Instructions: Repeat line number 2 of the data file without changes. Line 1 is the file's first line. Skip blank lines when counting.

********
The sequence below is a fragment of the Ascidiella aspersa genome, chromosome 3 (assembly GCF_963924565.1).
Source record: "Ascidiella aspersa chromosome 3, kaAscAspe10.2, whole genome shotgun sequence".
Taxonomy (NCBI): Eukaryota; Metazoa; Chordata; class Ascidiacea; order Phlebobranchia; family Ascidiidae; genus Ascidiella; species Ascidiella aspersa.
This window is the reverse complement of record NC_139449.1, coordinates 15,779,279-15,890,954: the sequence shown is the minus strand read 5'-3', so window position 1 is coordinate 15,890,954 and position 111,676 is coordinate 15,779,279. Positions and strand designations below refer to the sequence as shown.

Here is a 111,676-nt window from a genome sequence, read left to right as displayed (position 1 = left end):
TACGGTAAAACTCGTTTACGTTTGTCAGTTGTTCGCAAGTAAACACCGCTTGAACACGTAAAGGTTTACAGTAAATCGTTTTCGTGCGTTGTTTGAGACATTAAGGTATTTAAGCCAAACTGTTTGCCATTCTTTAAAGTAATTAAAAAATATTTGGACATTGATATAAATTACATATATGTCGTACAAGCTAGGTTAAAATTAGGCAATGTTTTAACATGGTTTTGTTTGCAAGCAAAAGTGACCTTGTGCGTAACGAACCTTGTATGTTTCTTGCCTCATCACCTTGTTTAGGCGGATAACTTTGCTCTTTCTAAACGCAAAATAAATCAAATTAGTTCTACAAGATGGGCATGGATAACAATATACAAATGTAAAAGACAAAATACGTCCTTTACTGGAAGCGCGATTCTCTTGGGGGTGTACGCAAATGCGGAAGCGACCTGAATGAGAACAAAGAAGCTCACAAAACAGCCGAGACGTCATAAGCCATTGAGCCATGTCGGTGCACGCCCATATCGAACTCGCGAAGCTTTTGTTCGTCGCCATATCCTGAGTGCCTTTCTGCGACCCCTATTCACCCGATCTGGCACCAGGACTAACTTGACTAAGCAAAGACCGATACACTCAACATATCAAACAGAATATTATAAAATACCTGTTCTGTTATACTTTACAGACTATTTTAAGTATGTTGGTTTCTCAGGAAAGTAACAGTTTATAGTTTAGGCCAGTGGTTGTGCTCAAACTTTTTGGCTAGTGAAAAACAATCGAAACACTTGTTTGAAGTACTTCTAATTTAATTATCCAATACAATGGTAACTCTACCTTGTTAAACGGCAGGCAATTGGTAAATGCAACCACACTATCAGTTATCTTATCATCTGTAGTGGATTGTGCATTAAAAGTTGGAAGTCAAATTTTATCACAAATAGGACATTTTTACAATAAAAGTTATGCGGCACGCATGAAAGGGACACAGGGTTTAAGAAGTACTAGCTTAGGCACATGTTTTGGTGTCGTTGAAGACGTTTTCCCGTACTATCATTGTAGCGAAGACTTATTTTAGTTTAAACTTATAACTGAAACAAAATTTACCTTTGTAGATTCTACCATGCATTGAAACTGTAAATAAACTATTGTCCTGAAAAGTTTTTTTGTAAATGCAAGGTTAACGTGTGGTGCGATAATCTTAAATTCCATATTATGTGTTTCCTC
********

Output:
Source record: "Ascidiella aspersa chromosome 3, kaAscAspe10.2, whole genome shotgun sequence".